MC33887 Motor Driver Carrier

I am having a problem with my MC33887 Motor Driver Carrier.
I am generating a PWM signal using two op-amps and a comparator with a pull up resistor that is going into the D2 port. The signal is approx 5 kHz. The amplitude is from about .1V to 4V.
I have GND connected to the same ground as the PWM generating circuit.
I have D1 connected to GND, FB and FS disconnected altogether, and EN connected to +5V.
The board works fine when IN1 is connected to ground and IN2 is connected to +5V. My motor turns and the red LED lights up.
When I switch IN1 to GND, the motor shuts off as it should. However, when I connect IN2 to +5V in order to make it turn the other direction, there is a high pitched ringing sound and BOTH the red and green LED’s are lit up (presumably switching at a high frequency). The motor does not move. I connected IN2 to a scope to see what it was doing, and the signal (+5V supply) appears to be oscillating quickly (much faster than the PWM, but my scope wont measure it) between 2.5V and 4.9V.
I think that somewhere along the lines, IN2 is short circuiting. I measured the resistance between the IN2 pin and GND and found it to be 10Komhs as it should be.
I was originally using the supply voltage as 24V but the chip was getting very hot very quickly when IN2 is high. I am now using a +5V supply and the chip does not heat up. Im not sure, but I think that this indicates that the supply is short circuiting somehow when IN2 is high.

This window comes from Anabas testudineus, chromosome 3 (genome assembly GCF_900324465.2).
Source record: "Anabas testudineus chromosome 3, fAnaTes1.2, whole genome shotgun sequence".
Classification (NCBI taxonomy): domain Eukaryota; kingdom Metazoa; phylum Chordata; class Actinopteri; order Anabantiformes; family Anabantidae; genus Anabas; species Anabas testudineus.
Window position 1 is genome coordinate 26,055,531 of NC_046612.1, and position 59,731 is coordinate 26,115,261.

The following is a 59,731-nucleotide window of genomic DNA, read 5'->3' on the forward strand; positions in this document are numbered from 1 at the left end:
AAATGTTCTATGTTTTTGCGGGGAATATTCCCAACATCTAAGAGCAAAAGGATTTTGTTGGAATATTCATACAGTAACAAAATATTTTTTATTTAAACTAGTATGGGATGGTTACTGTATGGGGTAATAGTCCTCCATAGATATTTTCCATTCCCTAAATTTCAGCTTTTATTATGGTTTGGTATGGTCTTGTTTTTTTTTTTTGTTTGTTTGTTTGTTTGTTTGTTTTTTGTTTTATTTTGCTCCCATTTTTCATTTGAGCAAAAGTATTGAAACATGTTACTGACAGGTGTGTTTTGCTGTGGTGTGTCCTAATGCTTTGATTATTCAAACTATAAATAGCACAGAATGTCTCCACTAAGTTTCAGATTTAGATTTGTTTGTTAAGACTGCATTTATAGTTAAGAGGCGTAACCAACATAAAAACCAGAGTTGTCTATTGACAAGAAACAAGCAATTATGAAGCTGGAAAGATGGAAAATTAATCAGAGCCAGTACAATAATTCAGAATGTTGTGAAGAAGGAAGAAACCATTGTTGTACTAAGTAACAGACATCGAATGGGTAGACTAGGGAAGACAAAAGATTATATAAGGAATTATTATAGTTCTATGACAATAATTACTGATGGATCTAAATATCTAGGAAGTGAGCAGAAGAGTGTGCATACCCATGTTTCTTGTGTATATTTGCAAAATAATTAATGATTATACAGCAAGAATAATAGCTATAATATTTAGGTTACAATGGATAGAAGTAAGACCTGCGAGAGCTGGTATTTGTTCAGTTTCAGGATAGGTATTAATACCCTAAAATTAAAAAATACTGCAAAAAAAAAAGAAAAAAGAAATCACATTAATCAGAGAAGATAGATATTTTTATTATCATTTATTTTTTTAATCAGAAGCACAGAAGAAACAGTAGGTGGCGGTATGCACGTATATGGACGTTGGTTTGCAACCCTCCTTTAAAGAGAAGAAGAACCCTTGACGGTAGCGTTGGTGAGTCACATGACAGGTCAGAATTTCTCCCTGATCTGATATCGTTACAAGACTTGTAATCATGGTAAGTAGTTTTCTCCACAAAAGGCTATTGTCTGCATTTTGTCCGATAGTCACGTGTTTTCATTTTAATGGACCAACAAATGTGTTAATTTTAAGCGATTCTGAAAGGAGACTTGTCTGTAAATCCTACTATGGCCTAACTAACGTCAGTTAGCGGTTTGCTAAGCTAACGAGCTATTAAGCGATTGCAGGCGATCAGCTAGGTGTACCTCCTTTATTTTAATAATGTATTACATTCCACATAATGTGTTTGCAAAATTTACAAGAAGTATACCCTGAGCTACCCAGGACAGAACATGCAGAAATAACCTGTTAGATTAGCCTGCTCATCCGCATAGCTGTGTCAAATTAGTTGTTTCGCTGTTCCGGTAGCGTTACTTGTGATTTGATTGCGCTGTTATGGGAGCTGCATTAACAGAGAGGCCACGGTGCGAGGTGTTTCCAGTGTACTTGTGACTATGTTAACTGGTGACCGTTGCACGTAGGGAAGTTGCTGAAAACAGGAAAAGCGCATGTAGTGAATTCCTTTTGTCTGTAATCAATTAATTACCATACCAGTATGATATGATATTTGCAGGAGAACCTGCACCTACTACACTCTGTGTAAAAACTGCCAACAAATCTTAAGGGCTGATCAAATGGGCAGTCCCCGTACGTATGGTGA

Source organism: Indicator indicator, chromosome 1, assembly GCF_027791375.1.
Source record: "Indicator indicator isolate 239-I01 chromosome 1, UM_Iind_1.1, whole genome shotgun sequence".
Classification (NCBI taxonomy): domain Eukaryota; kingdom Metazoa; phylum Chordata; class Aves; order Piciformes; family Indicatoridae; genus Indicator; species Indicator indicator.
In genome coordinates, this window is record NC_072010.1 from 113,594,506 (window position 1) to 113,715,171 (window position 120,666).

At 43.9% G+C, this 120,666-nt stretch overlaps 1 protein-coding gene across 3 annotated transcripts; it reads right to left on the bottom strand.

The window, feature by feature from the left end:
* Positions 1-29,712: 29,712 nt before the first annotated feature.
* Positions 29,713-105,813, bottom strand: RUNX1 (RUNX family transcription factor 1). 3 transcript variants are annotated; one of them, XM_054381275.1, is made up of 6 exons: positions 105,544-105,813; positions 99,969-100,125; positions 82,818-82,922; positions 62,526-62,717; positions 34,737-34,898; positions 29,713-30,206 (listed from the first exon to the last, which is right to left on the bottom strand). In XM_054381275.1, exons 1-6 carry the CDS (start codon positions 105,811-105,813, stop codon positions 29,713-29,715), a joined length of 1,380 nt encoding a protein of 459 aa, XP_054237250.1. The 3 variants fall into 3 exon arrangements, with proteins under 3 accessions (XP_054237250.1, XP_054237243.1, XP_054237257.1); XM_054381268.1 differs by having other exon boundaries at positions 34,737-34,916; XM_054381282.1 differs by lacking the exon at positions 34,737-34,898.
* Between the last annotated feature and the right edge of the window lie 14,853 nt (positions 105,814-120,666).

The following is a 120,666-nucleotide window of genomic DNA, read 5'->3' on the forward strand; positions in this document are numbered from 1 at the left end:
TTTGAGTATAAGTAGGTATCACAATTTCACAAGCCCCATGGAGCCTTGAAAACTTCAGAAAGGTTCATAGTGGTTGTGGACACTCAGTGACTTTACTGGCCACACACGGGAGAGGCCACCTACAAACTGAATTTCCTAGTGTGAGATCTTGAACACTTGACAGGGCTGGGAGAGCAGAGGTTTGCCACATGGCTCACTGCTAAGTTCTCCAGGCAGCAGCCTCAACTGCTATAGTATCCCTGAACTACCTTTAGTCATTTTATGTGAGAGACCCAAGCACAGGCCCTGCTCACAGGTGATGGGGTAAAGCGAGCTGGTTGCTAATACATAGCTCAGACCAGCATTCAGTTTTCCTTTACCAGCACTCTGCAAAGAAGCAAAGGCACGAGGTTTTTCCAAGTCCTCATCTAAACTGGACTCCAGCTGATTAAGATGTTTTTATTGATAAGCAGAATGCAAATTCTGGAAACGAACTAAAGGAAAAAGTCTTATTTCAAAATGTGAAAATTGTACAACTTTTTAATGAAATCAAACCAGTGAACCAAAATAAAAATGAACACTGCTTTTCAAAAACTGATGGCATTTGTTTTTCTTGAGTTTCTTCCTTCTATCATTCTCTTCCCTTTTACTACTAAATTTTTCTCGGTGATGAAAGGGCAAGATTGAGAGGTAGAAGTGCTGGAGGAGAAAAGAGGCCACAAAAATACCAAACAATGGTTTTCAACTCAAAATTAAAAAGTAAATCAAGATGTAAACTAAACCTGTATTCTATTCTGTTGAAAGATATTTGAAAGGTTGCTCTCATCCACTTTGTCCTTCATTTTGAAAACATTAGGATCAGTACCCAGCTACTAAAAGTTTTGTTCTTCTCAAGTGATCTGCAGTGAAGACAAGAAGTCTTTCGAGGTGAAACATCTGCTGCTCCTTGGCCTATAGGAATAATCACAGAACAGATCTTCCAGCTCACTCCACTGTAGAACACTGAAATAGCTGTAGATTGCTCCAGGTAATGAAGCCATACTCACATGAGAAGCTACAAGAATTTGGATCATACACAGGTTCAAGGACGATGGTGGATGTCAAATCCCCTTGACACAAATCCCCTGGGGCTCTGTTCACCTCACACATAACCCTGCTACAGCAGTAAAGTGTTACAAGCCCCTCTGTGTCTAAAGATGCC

I put together one of my spare drives (the same model) and it is having the same problem, so I do not think it is the motor drive that is the problem, but rather my setup.
I would appreciate it if anyone could offer suggestions as to how I can solve this issue. I am thinking i might need a voltage follower somewhere, but im not sure where.
Please let me know if any more information is needed.
Thanks ahead of time.


Did you look at your PWM signal with your scope? Maybe it’s switching faster than you think. Also, you should be able to track down the source of that high-pitched ringing. What does the power supply look like (on the scope)? Perhaps your power supply is not able to keep up with the demand of your circuit and motor.

- Jan

Thanks for the reply. I have solved the problem and it did indeed involve the scope. I was measuring the pwm signal on my scope and also measuring the A & B outputs through a different scope input. Apparently, the grounds on the two inputs on the scope are internally connected somehow. So, when the PWM was low and IN2 was high, it was trying to make B high, but I had B connected to ground on the scope, which was somehow connected to PWM ground.

I’m happy you figured it out. By the way, regarding the scope grounds being connected “somehow”, they almost always are. You have to be extra careful if you’re doing things like connecting to computers (e.g. via USB), because you could be shorting things out through the scope, your lab/home wiring, and your computer motherboard. If the motor controller and wall wiring can handle a lot of current, you could blow out a trace on your scope or motherboard.